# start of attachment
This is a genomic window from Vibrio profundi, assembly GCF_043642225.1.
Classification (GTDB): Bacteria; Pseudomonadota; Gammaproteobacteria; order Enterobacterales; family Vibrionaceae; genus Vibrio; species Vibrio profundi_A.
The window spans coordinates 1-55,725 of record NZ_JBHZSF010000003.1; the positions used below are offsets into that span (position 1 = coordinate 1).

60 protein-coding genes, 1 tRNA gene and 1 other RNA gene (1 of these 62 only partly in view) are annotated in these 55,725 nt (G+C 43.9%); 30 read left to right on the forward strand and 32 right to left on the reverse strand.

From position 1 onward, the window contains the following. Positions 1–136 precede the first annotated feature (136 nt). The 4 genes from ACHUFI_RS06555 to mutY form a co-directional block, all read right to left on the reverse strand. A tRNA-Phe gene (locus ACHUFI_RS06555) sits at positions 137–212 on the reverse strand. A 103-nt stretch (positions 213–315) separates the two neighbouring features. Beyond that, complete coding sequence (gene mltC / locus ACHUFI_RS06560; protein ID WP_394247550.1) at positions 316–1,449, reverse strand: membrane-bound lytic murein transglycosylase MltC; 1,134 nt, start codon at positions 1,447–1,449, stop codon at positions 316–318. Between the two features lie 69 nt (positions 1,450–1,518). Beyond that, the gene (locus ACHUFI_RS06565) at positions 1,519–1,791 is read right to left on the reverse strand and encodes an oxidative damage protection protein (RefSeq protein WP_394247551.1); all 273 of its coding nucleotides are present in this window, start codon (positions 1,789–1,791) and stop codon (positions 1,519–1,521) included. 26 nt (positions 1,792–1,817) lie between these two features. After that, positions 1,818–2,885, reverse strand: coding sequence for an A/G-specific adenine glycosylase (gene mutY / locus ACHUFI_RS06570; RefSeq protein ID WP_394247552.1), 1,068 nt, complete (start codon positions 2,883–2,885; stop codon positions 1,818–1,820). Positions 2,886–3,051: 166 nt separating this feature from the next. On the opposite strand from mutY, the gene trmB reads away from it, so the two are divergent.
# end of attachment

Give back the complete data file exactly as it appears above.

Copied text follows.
This is a genomic window from Vibrio profundi, assembly GCF_043642225.1.
Classification (GTDB): Bacteria; Pseudomonadota; Gammaproteobacteria; order Enterobacterales; family Vibrionaceae; genus Vibrio; species Vibrio profundi_A.
The window spans coordinates 1-55,725 of record NZ_JBHZSF010000003.1; the positions used below are offsets into that span (position 1 = coordinate 1).

60 protein-coding genes, 1 tRNA gene and 1 other RNA gene (1 of these 62 only partly in view) are annotated in these 55,725 nt (G+C 43.9%); 30 read left to right on the forward strand and 32 right to left on the reverse strand.

From position 1 onward, the window contains the following. Positions 1–136 precede the first annotated feature (136 nt). The 4 genes from ACHUFI_RS06555 to mutY form a co-directional block, all read right to left on the reverse strand. A tRNA-Phe gene (locus ACHUFI_RS06555) sits at positions 137–212 on the reverse strand. A 103-nt stretch (positions 213–315) separates the two neighbouring features. Beyond that, complete coding sequence (gene mltC / locus ACHUFI_RS06560; protein ID WP_394247550.1) at positions 316–1,449, reverse strand: membrane-bound lytic murein transglycosylase MltC; 1,134 nt, start codon at positions 1,447–1,449, stop codon at positions 316–318. Between the two features lie 69 nt (positions 1,450–1,518). Beyond that, the gene (locus ACHUFI_RS06565) at positions 1,519–1,791 is read right to left on the reverse strand and encodes an oxidative damage protection protein (RefSeq protein WP_394247551.1); all 273 of its coding nucleotides are present in this window, start codon (positions 1,789–1,791) and stop codon (positions 1,519–1,521) included. 26 nt (positions 1,792–1,817) lie between these two features. After that, positions 1,818–2,885, reverse strand: coding sequence for an A/G-specific adenine glycosylase (gene mutY / locus ACHUFI_RS06570; RefSeq protein ID WP_394247552.1), 1,068 nt, complete (start codon positions 2,883–2,885; stop codon positions 1,818–1,820). Positions 2,886–3,051: 166 nt separating this feature from the next. On the opposite strand from mutY, the gene trmB reads away from it, so the two are divergent.